Discovering the wine region of New Zealand
New Zealand is an isolated island nation in the Pacific Ocean, about a thousand kilometres Southeast of Australia. It Lies between latitudes 36°S and 45°S, making it the southernmost wine producing country in the world. New Zealand has ten major wine-producing regions spread between the North and South Islands, the most important of which is Marlborough.
New Zealand produces a wide variety of wines, the best known of which are the zesty, grassy whites made from Marlborough Grape/sauvignon">Sauvignon blanc.
Pinot noir has also proven to be well suited to New Zealand's Terroir and has made a name for itself in Martinborough, Marlborough and especially Central Otago, where the wines can be described as Dense and muscular with strong black fruit Flavours. The Aromatic Riesling, Pinot Gris and Gewurztraminer varieties have found their way into the cooler regions of the South Island, and the Syrah, Bordeaux Blend varieties (Merlot, Cabernet Sauvignon and Cabernet Franc) do well in the warmer regions of the North Island.
The first vines arrived in Northland in 1819 and were planted by the father of antipodean viticulture, James Busby (who went on to establish the Hunter Valley region of Australia). Missionaries brought vines to Hawkes Bay in the 1850s, and in the late 19th and early 20th centuries, Dalmatian gum-digging settlers planted vines throughout Auckland and Northland, laying the foundation for New Zealand's modern wine industry.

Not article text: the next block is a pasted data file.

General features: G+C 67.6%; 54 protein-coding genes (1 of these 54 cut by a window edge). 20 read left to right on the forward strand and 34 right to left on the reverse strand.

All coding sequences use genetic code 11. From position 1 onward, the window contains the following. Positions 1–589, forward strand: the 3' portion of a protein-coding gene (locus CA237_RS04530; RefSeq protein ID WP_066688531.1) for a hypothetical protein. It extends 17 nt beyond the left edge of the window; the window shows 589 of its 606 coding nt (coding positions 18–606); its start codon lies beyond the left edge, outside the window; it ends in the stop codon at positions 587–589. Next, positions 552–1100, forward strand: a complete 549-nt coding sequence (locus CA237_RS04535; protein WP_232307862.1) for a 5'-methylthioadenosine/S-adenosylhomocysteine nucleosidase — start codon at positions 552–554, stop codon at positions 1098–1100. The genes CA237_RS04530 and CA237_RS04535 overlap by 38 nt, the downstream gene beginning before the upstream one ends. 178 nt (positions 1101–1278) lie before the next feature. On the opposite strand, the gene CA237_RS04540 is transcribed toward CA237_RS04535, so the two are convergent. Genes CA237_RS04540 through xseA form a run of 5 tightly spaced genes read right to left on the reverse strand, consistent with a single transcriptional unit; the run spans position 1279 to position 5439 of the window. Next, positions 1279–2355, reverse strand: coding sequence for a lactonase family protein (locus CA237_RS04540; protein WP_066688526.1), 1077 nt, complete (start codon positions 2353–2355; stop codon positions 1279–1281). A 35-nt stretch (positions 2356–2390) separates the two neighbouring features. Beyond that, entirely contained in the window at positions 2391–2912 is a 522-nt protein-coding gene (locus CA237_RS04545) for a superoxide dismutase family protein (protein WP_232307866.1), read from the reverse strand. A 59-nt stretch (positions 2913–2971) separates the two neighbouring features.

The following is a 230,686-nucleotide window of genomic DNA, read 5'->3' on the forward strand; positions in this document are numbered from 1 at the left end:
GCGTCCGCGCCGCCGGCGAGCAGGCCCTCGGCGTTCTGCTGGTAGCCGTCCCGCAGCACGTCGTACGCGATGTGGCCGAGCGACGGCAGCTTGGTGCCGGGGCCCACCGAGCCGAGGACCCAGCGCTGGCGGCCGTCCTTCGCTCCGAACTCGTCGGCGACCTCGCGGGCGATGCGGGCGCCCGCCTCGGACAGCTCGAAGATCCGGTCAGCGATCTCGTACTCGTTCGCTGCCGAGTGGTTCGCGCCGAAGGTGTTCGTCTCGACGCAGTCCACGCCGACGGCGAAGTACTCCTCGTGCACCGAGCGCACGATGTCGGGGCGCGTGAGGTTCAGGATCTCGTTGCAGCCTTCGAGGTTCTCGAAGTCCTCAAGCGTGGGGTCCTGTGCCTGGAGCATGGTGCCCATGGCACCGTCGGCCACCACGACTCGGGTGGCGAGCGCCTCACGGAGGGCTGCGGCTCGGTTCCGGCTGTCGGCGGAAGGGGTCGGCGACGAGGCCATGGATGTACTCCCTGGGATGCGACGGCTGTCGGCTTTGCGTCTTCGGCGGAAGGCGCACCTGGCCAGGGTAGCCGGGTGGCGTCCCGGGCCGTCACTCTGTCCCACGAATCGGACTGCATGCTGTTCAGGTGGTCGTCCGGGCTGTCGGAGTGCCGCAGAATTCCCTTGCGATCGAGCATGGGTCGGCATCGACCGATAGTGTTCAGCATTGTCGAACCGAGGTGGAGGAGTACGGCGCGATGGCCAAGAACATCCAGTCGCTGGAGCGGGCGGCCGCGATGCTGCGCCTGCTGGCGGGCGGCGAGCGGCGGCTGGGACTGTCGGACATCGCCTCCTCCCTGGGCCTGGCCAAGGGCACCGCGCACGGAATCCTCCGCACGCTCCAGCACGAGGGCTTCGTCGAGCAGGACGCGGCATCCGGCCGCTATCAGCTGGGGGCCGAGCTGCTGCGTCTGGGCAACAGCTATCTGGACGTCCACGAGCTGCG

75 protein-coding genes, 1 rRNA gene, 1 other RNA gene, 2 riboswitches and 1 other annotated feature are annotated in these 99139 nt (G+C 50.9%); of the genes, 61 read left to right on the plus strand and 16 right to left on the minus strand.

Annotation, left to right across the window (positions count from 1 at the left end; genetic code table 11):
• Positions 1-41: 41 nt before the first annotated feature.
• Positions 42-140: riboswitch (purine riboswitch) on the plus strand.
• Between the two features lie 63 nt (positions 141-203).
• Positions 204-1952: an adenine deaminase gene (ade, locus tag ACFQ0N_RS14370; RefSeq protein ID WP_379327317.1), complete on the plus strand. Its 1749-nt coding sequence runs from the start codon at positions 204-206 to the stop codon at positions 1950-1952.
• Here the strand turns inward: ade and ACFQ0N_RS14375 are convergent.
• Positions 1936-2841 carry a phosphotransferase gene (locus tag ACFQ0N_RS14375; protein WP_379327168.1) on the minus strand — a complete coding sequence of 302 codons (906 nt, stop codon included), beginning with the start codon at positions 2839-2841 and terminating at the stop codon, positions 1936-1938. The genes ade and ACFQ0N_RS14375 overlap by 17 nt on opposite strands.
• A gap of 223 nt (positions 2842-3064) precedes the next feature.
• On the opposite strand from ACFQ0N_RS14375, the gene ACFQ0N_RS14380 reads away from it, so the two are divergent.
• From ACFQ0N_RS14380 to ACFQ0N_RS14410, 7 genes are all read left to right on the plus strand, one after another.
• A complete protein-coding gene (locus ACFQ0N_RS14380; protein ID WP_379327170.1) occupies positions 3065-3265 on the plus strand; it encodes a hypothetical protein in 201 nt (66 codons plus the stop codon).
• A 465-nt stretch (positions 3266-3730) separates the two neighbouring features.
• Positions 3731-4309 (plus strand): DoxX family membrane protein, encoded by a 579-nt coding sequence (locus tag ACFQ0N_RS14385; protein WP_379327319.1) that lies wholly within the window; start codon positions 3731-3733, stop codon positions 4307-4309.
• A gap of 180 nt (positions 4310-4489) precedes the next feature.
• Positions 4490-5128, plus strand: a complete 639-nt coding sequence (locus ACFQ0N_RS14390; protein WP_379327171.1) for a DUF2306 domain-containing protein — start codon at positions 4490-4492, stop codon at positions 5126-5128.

For much of the 20th century, the country's vineyards were mainly confined to the east coast of the North Island, and most wines were produced solely for local consumption. It wasn't until the 1970s that wine-growing areas began to expand and New Zealand wines began to be exported. In 1973, Auckland-based wine producer Montana (now Brancott Estate) bought land in Marlborough's Wairau Valley. After some problems with poorly chosen grape varieties and the scourge of phylloxera, Marlborough sauvignon blanc took off in the 1980s and 1990s, producing a style of wine praised for its earliness and grassy, sweaty character.